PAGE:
At local and/or national level, help individuals and vulnerable groups to leave violent extremism, be it by proposing exit strategies or de-radicalisation programmes. This type of work is often best done in cooperation between several actors. For instance, closer cooperation between authorities and first liners who are able to establish a trustful work relation with the subject should be sought.

    At local, national and EU level, ensure better support to victims of terrorism. Victims' voices are a powerful tool for prevention and de-radicalisation, but only if victims feel comfortable with sharing their story and have the necessary support available.

    This requires in particular facilitating the development of associations of victims of terrorism as such and supporting their communication projects and activities.

    For instance the use of Internet can make the general public aware of the risks or consequences of radicalisation.

    Spreading stories about victims on the Internet, for example on discussion sites, social media, blogs, etc. can be useful, but it remains difficult for the victims themselves to ensure such online presence. Their efforts could best be carried out with the help of professionals and social awareness communication companies.

    At local or national level, establish support networks for families of prospective and departed 'foreign fighters'. Successful programmes have been carried out in a few EU countries, targeting women, families, and community members close to violent extremists.

    At local, national, EU and international level, engage former extremists to deconstruct violent extremist narratives. Former foreign fighters or former violent extremists in general can carry a strong message as they have their own personal experiences to share. For instance, a former fighter may explain about the realities of war and terrorist training camps, which are not as romantic as envisaged by those dreaming about going there. The message will come across more strongly when delivered by someone culturally close to the audience.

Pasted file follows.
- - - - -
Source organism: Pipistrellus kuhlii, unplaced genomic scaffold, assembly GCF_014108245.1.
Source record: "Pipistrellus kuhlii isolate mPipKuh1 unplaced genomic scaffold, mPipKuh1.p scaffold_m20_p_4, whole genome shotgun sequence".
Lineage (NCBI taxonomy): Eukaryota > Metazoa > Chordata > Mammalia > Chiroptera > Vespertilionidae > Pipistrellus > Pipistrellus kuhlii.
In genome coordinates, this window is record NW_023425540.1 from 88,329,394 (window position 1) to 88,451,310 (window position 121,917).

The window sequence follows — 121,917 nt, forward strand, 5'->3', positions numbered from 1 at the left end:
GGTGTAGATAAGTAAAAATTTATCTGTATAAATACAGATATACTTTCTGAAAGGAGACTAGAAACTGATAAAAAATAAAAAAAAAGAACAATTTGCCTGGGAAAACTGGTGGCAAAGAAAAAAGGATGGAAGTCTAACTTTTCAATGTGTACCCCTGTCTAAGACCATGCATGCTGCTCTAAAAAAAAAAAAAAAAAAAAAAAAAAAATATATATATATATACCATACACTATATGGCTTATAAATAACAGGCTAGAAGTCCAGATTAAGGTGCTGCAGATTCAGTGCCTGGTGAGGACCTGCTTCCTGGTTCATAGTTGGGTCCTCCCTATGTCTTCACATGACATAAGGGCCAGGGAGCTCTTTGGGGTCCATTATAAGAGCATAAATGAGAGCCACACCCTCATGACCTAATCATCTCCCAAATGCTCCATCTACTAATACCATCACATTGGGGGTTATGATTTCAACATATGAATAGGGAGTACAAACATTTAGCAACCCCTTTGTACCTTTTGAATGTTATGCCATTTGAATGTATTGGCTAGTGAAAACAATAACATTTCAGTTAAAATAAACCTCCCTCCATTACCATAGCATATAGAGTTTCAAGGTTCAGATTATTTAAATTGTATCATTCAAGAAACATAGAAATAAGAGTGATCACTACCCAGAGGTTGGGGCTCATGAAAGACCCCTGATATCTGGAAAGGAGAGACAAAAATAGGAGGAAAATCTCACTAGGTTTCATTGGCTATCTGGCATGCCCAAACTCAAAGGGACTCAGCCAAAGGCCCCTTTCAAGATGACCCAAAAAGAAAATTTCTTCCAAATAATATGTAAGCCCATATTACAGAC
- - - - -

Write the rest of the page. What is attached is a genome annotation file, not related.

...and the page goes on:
At national and/or EU level, set up a group of resources from public relations companies, film industry and other relevant partners to support local actors in developing counter-narratives. By using their expertise in how to get a message across to a specific audience, this group could, for instance, use the narratives of victims and former extremists, and help promote effective alternative messages online.

How does the Commission support the RAN?

The Commission plays a key role in the coordination and the facilitation of the work of all actors involved in the network.

The Commission provides the means necessary to set up the RAN platform and its Technical Assistance and Support ('RAN Secretariat') as well as the functioning of the network with a maximum financing of € 8 million until 2015. The RAN Secretariat takes care of logistic, technical and administrative support.

What else is being done to prevent radicalisation?

Apart from funding the set up and functioning of the RAN the Commission is financially supporting a number of projects aiming to tackle radicalisation leading to violent extremism.

In 2013, prevention of terrorism and countering radicalisation remains one of the priority subjects of the programme on Crime Prevention - ISEC. A total amount of € 53 million is available to support projects in this field. Examples of supported projects are amongst others:

One of the many anti radicalisation projects co-funded through ISEC in the past was the 'COPPRA' project implemented by the Belgian Federal Police. The project developed tools and training needed for early detection of signs of radicalisation by front line police officers.

With an ISEC grant, the Danish Ministry of Refugee, Immigration and Integration Affairs ran a 3-year pilot project on deradicalisation. The project 'Deradicalisation - targeted intervention and mentoring' started in 2009. It developed tools for providing long term support and advice to young people in order to break with (and stay out of) extremism.

A series of handbooks have been produced to help municipalities, institutions, housing associations, police, etc. in their efforts against various forms of extremism, especially in youth environments.

Source: European Commission